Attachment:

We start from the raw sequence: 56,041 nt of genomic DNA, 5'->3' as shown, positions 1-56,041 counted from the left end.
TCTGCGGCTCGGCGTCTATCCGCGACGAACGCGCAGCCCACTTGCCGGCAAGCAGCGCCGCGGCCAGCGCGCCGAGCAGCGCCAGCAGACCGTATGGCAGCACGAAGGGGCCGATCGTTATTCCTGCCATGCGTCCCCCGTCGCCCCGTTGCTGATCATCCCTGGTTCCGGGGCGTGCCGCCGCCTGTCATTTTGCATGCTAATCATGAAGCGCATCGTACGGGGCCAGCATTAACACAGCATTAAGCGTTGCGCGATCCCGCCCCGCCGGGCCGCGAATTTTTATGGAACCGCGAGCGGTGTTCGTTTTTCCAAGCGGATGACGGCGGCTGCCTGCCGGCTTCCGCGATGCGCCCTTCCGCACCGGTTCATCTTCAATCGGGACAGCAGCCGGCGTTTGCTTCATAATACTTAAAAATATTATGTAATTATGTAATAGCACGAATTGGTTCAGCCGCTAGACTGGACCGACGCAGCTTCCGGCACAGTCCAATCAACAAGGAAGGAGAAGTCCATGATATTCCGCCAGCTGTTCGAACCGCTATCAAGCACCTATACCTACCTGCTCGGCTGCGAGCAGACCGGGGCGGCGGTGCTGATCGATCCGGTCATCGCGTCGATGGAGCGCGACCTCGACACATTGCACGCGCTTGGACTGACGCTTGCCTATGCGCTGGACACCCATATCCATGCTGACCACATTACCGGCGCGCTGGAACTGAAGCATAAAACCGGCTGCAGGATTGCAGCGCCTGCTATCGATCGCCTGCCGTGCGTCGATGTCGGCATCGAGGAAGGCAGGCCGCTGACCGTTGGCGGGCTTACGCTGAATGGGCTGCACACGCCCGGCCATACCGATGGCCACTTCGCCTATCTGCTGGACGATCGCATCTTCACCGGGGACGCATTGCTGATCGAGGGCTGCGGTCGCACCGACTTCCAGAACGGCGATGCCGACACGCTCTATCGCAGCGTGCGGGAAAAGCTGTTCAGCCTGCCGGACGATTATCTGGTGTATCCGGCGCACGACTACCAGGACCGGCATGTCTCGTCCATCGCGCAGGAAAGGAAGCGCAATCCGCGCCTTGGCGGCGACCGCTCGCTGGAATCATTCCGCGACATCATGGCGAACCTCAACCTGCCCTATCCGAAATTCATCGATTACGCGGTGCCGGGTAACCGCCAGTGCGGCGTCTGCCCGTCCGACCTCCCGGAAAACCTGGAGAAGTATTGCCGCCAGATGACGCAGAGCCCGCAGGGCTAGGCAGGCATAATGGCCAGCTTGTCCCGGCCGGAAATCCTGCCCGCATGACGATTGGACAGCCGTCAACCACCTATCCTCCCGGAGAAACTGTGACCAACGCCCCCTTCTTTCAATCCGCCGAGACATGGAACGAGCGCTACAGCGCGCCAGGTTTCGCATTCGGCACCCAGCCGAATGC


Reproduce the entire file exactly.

We start from the raw sequence: 56,041 nt of genomic DNA, 5'->3' as shown, positions 1-56,041 counted from the left end.
TCTGCGGCTCGGCGTCTATCCGCGACGAACGCGCAGCCCACTTGCCGGCAAGCAGCGCCGCGGCCAGCGCGCCGAGCAGCGCCAGCAGACCGTATGGCAGCACGAAGGGGCCGATCGTTATTCCTGCCATGCGTCCCCCGTCGCCCCGTTGCTGATCATCCCTGGTTCCGGGGCGTGCCGCCGCCTGTCATTTTGCATGCTAATCATGAAGCGCATCGTACGGGGCCAGCATTAACACAGCATTAAGCGTTGCGCGATCCCGCCCCGCCGGGCCGCGAATTTTTATGGAACCGCGAGCGGTGTTCGTTTTTCCAAGCGGATGACGGCGGCTGCCTGCCGGCTTCCGCGATGCGCCCTTCCGCACCGGTTCATCTTCAATCGGGACAGCAGCCGGCGTTTGCTTCATAATACTTAAAAATATTATGTAATTATGTAATAGCACGAATTGGTTCAGCCGCTAGACTGGACCGACGCAGCTTCCGGCACAGTCCAATCAACAAGGAAGGAGAAGTCCATGATATTCCGCCAGCTGTTCGAACCGCTATCAAGCACCTATACCTACCTGCTCGGCTGCGAGCAGACCGGGGCGGCGGTGCTGATCGATCCGGTCATCGCGTCGATGGAGCGCGACCTCGACACATTGCACGCGCTTGGACTGACGCTTGCCTATGCGCTGGACACCCATATCCATGCTGACCACATTACCGGCGCGCTGGAACTGAAGCATAAAACCGGCTGCAGGATTGCAGCGCCTGCTATCGATCGCCTGCCGTGCGTCGATGTCGGCATCGAGGAAGGCAGGCCGCTGACCGTTGGCGGGCTTACGCTGAATGGGCTGCACACGCCCGGCCATACCGATGGCCACTTCGCCTATCTGCTGGACGATCGCATCTTCACCGGGGACGCATTGCTGATCGAGGGCTGCGGTCGCACCGACTTCCAGAACGGCGATGCCGACACGCTCTATCGCAGCGTGCGGGAAAAGCTGTTCAGCCTGCCGGACGATTATCTGGTGTATCCGGCGCACGACTACCAGGACCGGCATGTCTCGTCCATCGCGCAGGAAAGGAAGCGCAATCCGCGCCTTGGCGGCGACCGCTCGCTGGAATCATTCCGCGACATCATGGCGAACCTCAACCTGCCCTATCCGAAATTCATCGATTACGCGGTGCCGGGTAACCGCCAGTGCGGCGTCTGCCCGTCCGACCTCCCGGAAAACCTGGAGAAGTATTGCCGCCAGATGACGCAGAGCCCGCAGGGCTAGGCAGGCATAATGGCCAGCTTGTCCCGGCCGGAAATCCTGCCCGCATGACGATTGGACAGCCGTCAACCACCTATCCTCCCGGAGAAACTGTGACCAACGCCCCCTTCTTTCAATCCGCCGAGACATGGAACGAGCGCTACAGCGCGCCAGGTTTCGCATTCGGCACCCAGCCGAATGC